Summary (Magill's Literary Annual 1991-2005)
In early September, 1654, twenty-three Jewish refugees, expelled from Recife, Brazil, by the Portuguese, arrived at the port of New Amsterdam. They were not the first Jews to reach North America but the first to settle there. Despite fierce opposition from Peter Stuyvesant, governor of the colony of New Netherland, the Dutch West India Company granted them the right to live, travel, and trade in the colony, provided they took care of their own poor and prevented them from becoming a burden to the company or community.
To mark the 350th anniversary of the earliest settlement of Jews within the boundaries of the United States, Sarna has written the first comprehensive history of Jews in America since Oscar Handlin's Adventure in Freedom celebrated the 300th anniversary in 1954. Unlike Handlin, who subtitled his book Three Centuries of Jewish Life in America, Sarna does not attempt a broad coverage of the Jewish experience in America. He focuses on religion—American Judaism is a history of the Jewish religion in America. Sarna's central concern is the adaptation of Judaism to a land of freedom, which not only permitted but encouraged deviation from the religious practices Jews brought with them to the new land.
During the colonial period, Jews struggled to create religious institutions. By 1655, New York Jews had purchased land for a burial ground; before the end of the century they had established a synagogue where they used the Portuguese language and followed rituals remembered from Europe. Most Jews lived in port cities, and by the eve of the American Revolution, synagogues existed in the five main ports of Boston, Newport, New York, Philadelphia, and Charleston. None had rabbis, which were a rarity in America before the 1940's. Ideally, each synagogue was identical to the city's Jewish community, able to speak for the community and to control the behavior of its members.
Democratic trends in the young republic, Sarna notes, challenged that ideal. Unlike European practice, where states recognized and empowered central Jewish authorities, individuals in free America decided for themselves. Synagogues could not regulate the behavior of members or prevent intermarriages. The idea that a synagogue and the city's Jewish community were identities could not be maintained as those seeking more congenial religious practices started their own congregations. In New York City there were two synagogues by 1825, four by 1835, ten by1845, and more than twenty in 1855. Judaism had become democratic, free, diverse, and competitive. No synagogue could any longer support communitywide functions; new charitable and fraternal societies—such as the Hebrew Benevolent Society in 1832 and B’nai B’rith in 1843—were founded to carry out tasks previously served by synagogues.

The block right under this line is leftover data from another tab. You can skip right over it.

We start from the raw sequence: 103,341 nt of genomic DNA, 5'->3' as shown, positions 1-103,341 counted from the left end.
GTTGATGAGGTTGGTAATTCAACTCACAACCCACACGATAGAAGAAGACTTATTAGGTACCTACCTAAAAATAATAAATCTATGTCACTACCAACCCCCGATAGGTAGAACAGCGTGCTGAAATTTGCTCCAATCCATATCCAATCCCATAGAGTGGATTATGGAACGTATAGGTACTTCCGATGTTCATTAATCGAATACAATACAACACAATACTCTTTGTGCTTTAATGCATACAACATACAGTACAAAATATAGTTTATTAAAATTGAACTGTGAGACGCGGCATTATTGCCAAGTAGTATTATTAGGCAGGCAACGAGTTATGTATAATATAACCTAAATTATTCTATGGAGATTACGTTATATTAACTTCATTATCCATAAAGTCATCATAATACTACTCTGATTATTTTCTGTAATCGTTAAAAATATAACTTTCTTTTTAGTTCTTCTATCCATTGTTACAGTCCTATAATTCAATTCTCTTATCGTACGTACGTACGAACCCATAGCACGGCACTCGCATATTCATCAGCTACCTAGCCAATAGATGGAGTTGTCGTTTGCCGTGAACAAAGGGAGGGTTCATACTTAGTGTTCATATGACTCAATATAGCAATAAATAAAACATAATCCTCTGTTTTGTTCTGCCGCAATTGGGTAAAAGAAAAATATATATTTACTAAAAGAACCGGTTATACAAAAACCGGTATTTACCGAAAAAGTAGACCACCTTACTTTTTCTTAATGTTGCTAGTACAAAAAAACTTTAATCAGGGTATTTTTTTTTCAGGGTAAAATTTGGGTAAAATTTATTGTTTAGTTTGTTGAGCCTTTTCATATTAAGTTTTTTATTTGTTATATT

Sarna describes how diversity was enhanced by the arrival by the mid-1870's of some 150,000 Jews from Central Europe, the great majority from Bavaria, western Prussia, and Posen, bringing with them Reform Judaism as practiced in Germany. The growing network of canals and railroads permitted Jews to spread over the continent, first as peddlers, then in retail trade, but isolation made it hard to sustain Jewish life. English became increasingly the language of the synagogue. The majority of American Jews did not read Hebrew but used English translations of the Bible by Jewish scholars to avoid Christian interpretations. However, Jews found current Protestant ideas of self-determination and free will congenial. As Reform synagogues, searching for cultural refinement, introduced the use of organs during services, those rejecting the shocking innovation began to refer to themselves as orthodox. Attempts to set up a central authority to speak for Jews, whether a council or a chief rabbi, failed in the face of American diversity and freedom.
Religious diversity and dissention increased with the arrival from 1881 to 1914 of two million East European Jews. Fleeing persecution and intending to stay, they brought women and children with them; Jewish reverse migration was about 7 percent, compared to 32 percent for non-Jews. Like their predecessors, East European Jews tried to reproduce remembered religious patterns, but Sarna makes it clear they actually created something totally unlike Jewish life in Europe.
In the larger cities, newcomers tended to live near others who had come from the same city or region. They joined together for mutual aid...
(The entire section is 1828 words.)
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